I'll keep that on my mind :).
And... what else should I use instead of memcpy? I see it the simplest and commong method (used also by DX SDK tutorials authors)

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If you ask the D3D device to create a texture, it will make it in the format you've asked, or fail.

When you ask D3DX to create a texture, it will try to make what you've asked for, but will substitute parameters if needed to make it work. That's the whole point of the "X" library. It wraps commonly wanted logic around D3D so you don't have to waste your time handling everything. Your card probably doesn't support A8B8G8R8, and D3DX is changing it behind your back to a pretty much identical format that your card does support. Use GetLevelDesc to find which format the texture actually is.

As others have said, always use pitch. It may depend on graphics card, driver, formats used, phase of the moon, or how many burgers McDonald's sold on Tuesday. It doesn't matter... because you're not going to hope pitch=width*bytesPerPixel. I wish the debug runtimes would pass a flag to the driver to ensure that pitch was oddly formed just to make people use it correctly. I should suggest it for the REF device.

Because of pitch you can only memcpy a line at a time, not the entire surface. You should also verify that the lock actually succeeded before writing to the pointer.

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I changed the way I create the texture on something like this:

device->CreateTexture(256, 512, 1, 0, D3DFMT_A8B8G8R8, D3DPOOL_MANAGED, &texture, NULL);

And... The program at the start just crushed. So I switched the format to D3DFMT_A8R8G8B8 and now everything's ok.
I would never expect that my GeForce 6600 didn't support the D3DFMT_A8B8G8R8 format! Thanks for clearing my mind :)

And I will try to remember to check all the errors that may occur, as you all tell me to do it :). Thanks a lot for all of your advice and explanations

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Quote:
Original post by Namethatnobodyelsetook
As others have said, always use pitch. It may depend on graphics card, driver, formats used, phase of the moon, or how many burgers McDonald's sold on Tuesday. It doesn't matter... because you're not going to hope pitch=width*bytesPerPixel. I wish the debug runtimes would pass a flag to the driver to ensure that pitch was oddly formed just to make people use it correctly. I should suggest it for the REF device.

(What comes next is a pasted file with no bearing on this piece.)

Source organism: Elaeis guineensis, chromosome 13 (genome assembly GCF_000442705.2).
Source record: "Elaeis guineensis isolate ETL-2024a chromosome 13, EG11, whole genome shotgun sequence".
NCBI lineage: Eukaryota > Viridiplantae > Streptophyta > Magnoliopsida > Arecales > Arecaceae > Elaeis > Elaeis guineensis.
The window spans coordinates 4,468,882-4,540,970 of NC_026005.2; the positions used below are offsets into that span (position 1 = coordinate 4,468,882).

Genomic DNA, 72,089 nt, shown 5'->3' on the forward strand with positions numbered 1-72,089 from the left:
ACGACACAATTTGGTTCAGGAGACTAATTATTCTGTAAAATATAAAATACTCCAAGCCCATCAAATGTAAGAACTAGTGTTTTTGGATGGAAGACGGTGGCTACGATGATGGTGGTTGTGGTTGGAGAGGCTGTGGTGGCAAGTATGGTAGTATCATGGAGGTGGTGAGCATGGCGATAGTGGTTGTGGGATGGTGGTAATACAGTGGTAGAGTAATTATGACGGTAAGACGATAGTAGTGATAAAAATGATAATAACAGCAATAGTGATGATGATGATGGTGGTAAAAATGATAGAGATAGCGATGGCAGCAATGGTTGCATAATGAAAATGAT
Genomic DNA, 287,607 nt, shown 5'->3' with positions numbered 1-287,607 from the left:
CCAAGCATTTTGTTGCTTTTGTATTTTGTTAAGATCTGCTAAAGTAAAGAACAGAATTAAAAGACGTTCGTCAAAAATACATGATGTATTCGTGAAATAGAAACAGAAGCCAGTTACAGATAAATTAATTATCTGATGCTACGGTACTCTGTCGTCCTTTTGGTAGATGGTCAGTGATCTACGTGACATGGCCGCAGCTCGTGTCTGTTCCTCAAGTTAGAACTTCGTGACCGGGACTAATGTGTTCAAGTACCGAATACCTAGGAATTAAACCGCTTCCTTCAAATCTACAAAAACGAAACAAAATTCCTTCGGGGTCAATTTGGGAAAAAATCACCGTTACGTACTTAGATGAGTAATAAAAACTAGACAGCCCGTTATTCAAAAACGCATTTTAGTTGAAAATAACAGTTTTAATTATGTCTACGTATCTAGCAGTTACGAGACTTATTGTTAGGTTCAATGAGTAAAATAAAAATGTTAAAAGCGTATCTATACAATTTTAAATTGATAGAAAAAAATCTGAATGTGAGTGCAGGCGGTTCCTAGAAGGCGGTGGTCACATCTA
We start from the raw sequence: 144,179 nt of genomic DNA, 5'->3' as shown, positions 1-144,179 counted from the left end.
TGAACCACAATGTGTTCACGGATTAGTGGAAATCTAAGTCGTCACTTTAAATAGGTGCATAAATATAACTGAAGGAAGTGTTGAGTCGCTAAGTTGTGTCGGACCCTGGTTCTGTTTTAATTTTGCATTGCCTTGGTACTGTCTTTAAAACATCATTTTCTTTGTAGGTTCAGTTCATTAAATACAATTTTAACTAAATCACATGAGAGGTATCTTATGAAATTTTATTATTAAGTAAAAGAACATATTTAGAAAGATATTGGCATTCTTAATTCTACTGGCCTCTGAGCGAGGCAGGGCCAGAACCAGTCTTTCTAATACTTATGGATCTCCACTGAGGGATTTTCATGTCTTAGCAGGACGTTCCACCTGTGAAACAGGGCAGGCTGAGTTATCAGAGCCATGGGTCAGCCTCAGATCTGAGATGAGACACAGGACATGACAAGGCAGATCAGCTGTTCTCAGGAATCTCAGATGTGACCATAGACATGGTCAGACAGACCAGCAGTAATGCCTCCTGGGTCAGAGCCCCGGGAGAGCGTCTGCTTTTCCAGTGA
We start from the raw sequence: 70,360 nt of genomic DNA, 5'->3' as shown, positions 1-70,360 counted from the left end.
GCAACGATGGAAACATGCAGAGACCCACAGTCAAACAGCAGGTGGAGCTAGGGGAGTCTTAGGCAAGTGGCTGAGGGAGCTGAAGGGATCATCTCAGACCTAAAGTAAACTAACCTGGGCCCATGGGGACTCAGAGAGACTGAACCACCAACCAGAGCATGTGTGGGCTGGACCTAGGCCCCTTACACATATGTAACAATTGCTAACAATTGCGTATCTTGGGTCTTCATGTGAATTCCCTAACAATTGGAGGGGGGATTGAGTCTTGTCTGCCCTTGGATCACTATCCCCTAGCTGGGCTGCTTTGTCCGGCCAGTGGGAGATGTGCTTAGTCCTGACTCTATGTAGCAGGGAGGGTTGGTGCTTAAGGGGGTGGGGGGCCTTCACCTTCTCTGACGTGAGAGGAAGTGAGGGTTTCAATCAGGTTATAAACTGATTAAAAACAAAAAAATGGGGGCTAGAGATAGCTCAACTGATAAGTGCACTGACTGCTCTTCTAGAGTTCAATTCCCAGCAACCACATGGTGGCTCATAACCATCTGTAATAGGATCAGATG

Because of pitch you can only memcpy a line at a time, not the entire surface. You should also verify that the lock actually succeeded before writing to the pointer.
To expand on this, the graphics card is free to store any information it wants at the end of a scanline. It could use it for storing extra data (Random example: Perhaps if it was an alpha only texture and that scanline was all zero alpha, the card could store a flag at the end of the scanline so it can optimize that line somehow), or padding (What if the graphics card needs texture scanlines padded to a 32-byte boundary or something?)

Also, although you can't memcpy() the whole surface, you can if you wish, check if the pitch is equal to the width time the bytes per pixel, and if so, then you can memcpy() the entire surface, otherwise you need to do it for each line. I do this, but I doubt the performance difference is really worth it (memcpy is pretty optimised already).

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Quote:
Original post by Maxest
I changed the way I create the texture on something like this:

device->CreateTexture(256, 512, 1, 0, D3DFMT_A8B8G8R8, D3DPOOL_MANAGED, &texture, NULL);

And... The program at the start just crushed. So I switched the format to D3DFMT_A8R8G8B8 and now everything's ok.
I would never expect that my GeForce 6600 didn't support the D3DFMT_A8B8G8R8 format! Thanks for clearing my mind :)

And I will try to remember to check all the errors that may occur, as you all tell me to do it :). Thanks a lot for all of your advice and explanations
You should also be using the debug runtimes with the debug output level set to maximum, they'll spit out a lot more information and warnings that will help, and they'll give detailed information about errors. For example you might get: "D3D (ERROR): D3DFMT_A8B8G8R8 is not a supported texture format, CreateTexture fails."